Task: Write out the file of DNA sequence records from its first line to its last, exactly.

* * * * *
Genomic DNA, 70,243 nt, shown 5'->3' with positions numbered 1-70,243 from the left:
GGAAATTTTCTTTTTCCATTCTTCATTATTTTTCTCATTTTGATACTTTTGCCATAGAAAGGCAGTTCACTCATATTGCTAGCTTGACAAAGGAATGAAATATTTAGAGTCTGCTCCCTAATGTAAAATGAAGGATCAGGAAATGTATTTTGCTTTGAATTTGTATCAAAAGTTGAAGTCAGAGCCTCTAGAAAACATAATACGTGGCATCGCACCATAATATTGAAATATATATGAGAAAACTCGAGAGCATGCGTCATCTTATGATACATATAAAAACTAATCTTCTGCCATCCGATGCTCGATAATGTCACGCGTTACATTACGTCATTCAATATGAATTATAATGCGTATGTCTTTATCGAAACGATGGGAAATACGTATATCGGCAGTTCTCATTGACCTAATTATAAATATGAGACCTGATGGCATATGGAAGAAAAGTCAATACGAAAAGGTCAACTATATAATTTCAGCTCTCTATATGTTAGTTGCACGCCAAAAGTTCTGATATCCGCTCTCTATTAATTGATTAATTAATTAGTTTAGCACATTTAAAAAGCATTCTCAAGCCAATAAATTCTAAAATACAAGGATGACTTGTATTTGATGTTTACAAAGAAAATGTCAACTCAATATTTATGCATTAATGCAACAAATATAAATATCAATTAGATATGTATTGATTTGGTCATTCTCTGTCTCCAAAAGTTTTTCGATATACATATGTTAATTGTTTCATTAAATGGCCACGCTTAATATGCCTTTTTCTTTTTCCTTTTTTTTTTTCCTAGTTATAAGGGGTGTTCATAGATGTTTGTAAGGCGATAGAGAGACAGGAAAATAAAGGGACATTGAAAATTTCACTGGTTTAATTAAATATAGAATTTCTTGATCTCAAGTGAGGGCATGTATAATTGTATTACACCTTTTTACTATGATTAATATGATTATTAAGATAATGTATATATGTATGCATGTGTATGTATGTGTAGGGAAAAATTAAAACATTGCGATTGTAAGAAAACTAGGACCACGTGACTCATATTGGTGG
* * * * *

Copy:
Genomic DNA, 70,243 nt, shown 5'->3' with positions numbered 1-70,243 from the left:
GGAAATTTTCTTTTTCCATTCTTCATTATTTTTCTCATTTTGATACTTTTGCCATAGAAAGGCAGTTCACTCATATTGCTAGCTTGACAAAGGAATGAAATATTTAGAGTCTGCTCCCTAATGTAAAATGAAGGATCAGGAAATGTATTTTGCTTTGAATTTGTATCAAAAGTTGAAGTCAGAGCCTCTAGAAAACATAATACGTGGCATCGCACCATAATATTGAAATATATATGAGAAAACTCGAGAGCATGCGTCATCTTATGATACATATAAAAACTAATCTTCTGCCATCCGATGCTCGATAATGTCACGCGTTACATTACGTCATTCAATATGAATTATAATGCGTATGTCTTTATCGAAACGATGGGAAATACGTATATCGGCAGTTCTCATTGACCTAATTATAAATATGAGACCTGATGGCATATGGAAGAAAAGTCAATACGAAAAGGTCAACTATATAATTTCAGCTCTCTATATGTTAGTTGCACGCCAAAAGTTCTGATATCCGCTCTCTATTAATTGATTAATTAATTAGTTTAGCACATTTAAAAAGCATTCTCAAGCCAATAAATTCTAAAATACAAGGATGACTTGTATTTGATGTTTACAAAGAAAATGTCAACTCAATATTTATGCATTAATGCAACAAATATAAATATCAATTAGATATGTATTGATTTGGTCATTCTCTGTCTCCAAAAGTTTTTCGATATACATATGTTAATTGTTTCATTAAATGGCCACGCTTAATATGCCTTTTTCTTTTTCCTTTTTTTTTTTCCTAGTTATAAGGGGTGTTCATAGATGTTTGTAAGGCGATAGAGAGACAGGAAAATAAAGGGACATTGAAAATTTCACTGGTTTAATTAAATATAGAATTTCTTGATCTCAAGTGAGGGCATGTATAATTGTATTACACCTTTTTACTATGATTAATATGATTATTAAGATAATGTATATATGTATGCATGTGTATGTATGTGTAGGGAAAAATTAAAACATTGCGATTGTAAGAAAACTAGGACCACGTGACTCATATTGGTGG